I’m thankful for lots of things….

Right now I’m especially thankful for friendship, the kind that stays with you through everything and anything. Not the shop-talk kind of friendship- the real life and death, ups and downs, share your joy and sorrow kind of friendship.

We spent our Thanksgiving holiday taking a roadtrip to visit a dear friend of mine and her family. She is one of my non-science friends, but a working mother of two with whom I spent an enormous amount of time doing this and that with all the kids (who, by strange coincidence, are exactly the same age), before she and her family  moved away several years ago. She kept me sane during my last years of school and during the end of my academic training, and during the time when DrMrA was going up for tenure. I did my best to return the favor when her dad died unexpectedly. We laughed a lot, we cried a lot, we de-briefed each other after visits from our respective families (ok, mostly our mothers!). We both hoped for a second child, and, as luck would have it, we were craving ice-cream and pickles at the same time,  delivering healthy babies 3 months apart. Then, our babies shared a nanny.

As we watched our children grow up together, we convinced each other that although babies are cute, we were pretty darn happy with the ones we had, and we held each other to that. I would call her up after visiting so-and-so and cute newborn in the hospital… ooohing and aaahing over the newborn adorableness (that’s not even a word, but this is my blog and I can say whatever I want here), and she would remind me that I said I was done with that stage of my life. I returned that favor too.  When she told me that her husband was being transferred and they were moving, I was just very, very sad.

Now she and her family live in another state, and although we of course keep in touch,  I have totally missed her in the last three years.  Maybe it was just lucky that neither of us had family visiting this Thanksgiving, maybe it was a sign- if you believe in such things.  In any case, we had to go- the whole family- and we had such fun! When we got home this evening LittleA hugged me around the waist, buried her face in my tummy and let out a sob (of course that became Niagra falls). … a sign of what a great time she had and how sad she was at leaving good friends behind.

I knew just how she felt.

Mendacity. You know what that is. It’s lies and liars.

***Soapbox alert***

This pisses me off. For those of you that don’t want to go to the link the headline from the NYT is:

Kennedy Barred From Communion by Bishop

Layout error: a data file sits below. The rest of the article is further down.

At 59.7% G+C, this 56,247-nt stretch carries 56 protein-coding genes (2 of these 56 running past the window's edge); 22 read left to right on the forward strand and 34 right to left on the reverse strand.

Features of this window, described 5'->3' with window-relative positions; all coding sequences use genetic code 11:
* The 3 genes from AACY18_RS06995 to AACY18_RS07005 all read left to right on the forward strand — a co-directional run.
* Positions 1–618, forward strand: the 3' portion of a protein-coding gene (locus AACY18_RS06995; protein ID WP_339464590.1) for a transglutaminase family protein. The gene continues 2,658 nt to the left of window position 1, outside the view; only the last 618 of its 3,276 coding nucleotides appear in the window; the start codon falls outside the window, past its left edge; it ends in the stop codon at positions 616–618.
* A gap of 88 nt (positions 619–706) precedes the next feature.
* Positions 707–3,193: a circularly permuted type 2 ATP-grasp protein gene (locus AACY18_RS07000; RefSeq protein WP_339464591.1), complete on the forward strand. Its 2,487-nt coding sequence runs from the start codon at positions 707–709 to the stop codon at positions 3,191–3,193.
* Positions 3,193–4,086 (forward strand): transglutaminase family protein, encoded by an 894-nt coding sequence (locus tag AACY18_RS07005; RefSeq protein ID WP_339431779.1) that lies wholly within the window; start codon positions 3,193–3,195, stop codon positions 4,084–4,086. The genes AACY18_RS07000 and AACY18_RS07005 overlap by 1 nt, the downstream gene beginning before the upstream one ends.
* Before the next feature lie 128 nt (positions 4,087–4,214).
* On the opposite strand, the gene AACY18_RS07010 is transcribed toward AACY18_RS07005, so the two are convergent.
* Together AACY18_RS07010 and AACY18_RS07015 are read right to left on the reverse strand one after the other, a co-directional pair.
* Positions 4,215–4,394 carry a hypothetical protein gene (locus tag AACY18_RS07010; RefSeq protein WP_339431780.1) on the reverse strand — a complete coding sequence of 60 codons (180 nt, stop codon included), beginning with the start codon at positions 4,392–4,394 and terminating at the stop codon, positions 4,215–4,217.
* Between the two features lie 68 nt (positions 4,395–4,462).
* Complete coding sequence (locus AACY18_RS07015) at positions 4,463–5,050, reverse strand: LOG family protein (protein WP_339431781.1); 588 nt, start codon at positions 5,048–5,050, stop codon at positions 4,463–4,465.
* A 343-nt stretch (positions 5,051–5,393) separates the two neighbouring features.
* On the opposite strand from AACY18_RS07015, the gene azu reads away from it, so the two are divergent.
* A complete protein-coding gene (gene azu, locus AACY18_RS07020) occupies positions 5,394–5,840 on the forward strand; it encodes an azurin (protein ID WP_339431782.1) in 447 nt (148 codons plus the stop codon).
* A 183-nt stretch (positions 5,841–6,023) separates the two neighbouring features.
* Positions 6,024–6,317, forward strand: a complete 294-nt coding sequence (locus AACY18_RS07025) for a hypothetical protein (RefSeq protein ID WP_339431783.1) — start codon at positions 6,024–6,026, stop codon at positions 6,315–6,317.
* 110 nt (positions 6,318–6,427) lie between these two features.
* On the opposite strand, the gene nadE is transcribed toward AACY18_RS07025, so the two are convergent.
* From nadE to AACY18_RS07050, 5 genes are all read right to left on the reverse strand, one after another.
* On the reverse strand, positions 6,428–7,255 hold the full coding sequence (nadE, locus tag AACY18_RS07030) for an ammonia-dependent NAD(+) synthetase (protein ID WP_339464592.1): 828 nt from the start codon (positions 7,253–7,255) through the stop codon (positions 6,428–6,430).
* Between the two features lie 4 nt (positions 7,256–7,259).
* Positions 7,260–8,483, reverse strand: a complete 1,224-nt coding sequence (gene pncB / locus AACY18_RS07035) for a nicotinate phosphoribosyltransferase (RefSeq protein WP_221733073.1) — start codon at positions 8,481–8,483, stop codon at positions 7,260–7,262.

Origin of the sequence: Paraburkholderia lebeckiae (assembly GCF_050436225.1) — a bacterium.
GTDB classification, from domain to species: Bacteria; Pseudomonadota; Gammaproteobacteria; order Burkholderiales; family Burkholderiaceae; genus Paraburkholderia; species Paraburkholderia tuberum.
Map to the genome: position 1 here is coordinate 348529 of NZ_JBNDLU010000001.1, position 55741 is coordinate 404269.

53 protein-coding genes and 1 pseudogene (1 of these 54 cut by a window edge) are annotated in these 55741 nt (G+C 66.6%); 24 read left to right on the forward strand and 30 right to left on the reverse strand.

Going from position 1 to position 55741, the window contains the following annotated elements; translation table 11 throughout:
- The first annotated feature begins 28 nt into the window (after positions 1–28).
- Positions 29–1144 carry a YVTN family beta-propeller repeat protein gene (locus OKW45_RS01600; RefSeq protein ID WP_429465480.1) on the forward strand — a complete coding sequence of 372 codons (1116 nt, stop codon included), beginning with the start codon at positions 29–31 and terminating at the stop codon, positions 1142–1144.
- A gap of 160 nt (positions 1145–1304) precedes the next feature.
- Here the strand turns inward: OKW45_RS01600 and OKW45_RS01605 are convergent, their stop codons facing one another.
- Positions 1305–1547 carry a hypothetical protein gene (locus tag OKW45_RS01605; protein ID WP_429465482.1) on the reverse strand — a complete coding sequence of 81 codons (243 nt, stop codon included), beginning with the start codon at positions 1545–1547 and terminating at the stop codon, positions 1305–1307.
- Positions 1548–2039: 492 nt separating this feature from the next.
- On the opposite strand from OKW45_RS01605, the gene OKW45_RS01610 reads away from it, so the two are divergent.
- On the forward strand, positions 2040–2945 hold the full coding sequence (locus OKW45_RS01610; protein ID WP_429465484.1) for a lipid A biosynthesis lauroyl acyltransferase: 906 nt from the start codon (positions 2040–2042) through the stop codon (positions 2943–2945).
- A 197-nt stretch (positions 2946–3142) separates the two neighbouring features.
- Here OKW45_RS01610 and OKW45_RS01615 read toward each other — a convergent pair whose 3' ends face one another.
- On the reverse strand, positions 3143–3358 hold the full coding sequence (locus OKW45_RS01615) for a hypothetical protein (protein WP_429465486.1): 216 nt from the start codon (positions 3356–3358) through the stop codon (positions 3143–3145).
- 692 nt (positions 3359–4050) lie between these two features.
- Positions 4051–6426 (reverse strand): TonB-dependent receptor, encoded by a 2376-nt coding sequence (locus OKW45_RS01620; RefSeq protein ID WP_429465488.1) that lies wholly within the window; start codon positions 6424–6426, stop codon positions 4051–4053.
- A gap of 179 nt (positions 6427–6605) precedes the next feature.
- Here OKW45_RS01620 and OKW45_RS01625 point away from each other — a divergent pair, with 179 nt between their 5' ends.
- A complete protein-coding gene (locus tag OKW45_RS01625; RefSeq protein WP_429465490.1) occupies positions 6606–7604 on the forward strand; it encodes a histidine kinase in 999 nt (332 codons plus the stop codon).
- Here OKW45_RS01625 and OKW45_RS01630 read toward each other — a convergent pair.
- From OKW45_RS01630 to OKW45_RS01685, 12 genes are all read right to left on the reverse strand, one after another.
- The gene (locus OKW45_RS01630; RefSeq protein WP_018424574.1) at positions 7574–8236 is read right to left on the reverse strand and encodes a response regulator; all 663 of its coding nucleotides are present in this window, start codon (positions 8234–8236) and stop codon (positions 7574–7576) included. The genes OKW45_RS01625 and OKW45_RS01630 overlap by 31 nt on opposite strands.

and the low-down:

Widening a growing rift, Rep. Patrick J. Kennedy, a Rhode Island Democrat, said on Sunday that the Roman Catholic bishop of Providence had instructed him to refrain from receiving communion because of the congressman’s stance on abortion.

and in a letter to Kennedy the Bishop said…

“In light of the Church’s clear teaching, and your consistent actions,” the letter said, “I believe it is inappropriate for you to be receiving Holy Communion and I now ask respectfully that you refrain from doing so.”

Normally I’d probably just say meh- whatever. The dude can be Catholic if he wants, and the Catholic church can have whatever rules it wants. But I’m kinda sick of people parroting the line Continue reading

From Non-TT to TT In This Academic Job Market??!!

A reader of the blog recently wrote me the following question:

I noticed in your bio you list your past experience as including a stint as a non-TT faculty member, and I was hoping you could detail a bit more about what that position entailed (rights and responsibilities, degree of independence) and offer some advice on how to make the transition from that to TT.

So, I’ll oblige.

Indeed, my first faculty position was a non-tenure track position. In my case this was a faculty position in title only (i.e. I was not was not yet independent), and was awarded to me basically so that I could submit my own grants. I had no service responsibilities, neither did I have any rights. In my institution truly ‘independent’ non-TT positions (where you are not reliant on another PI for space, salary etc) are incredibly rare. More usually- those on the non-TT faculty track remain employed in their postdoc lab… and are simply elevated to grant submission status. Continue reading

Becoming an Ally

A couple of years ago I wrote a post about a lot of cryin’ on the part of senior male faculty about the rate at which their young female grad students were dropping out of science after finishing  their Ph.D.s., coupled with an inability on the part of said faculty to educate themselves to recognize the reasons behind this phenomenon. In private, I did my best to provide the resources to these potential allies so that they might better understand this leaky pipeline… and on this blog, I implored said faculty to get off their asses and do something about that… think outside the box, become an ALLY. I offered a few suggestions, …. turns out you don’t even have to think very far outside the box.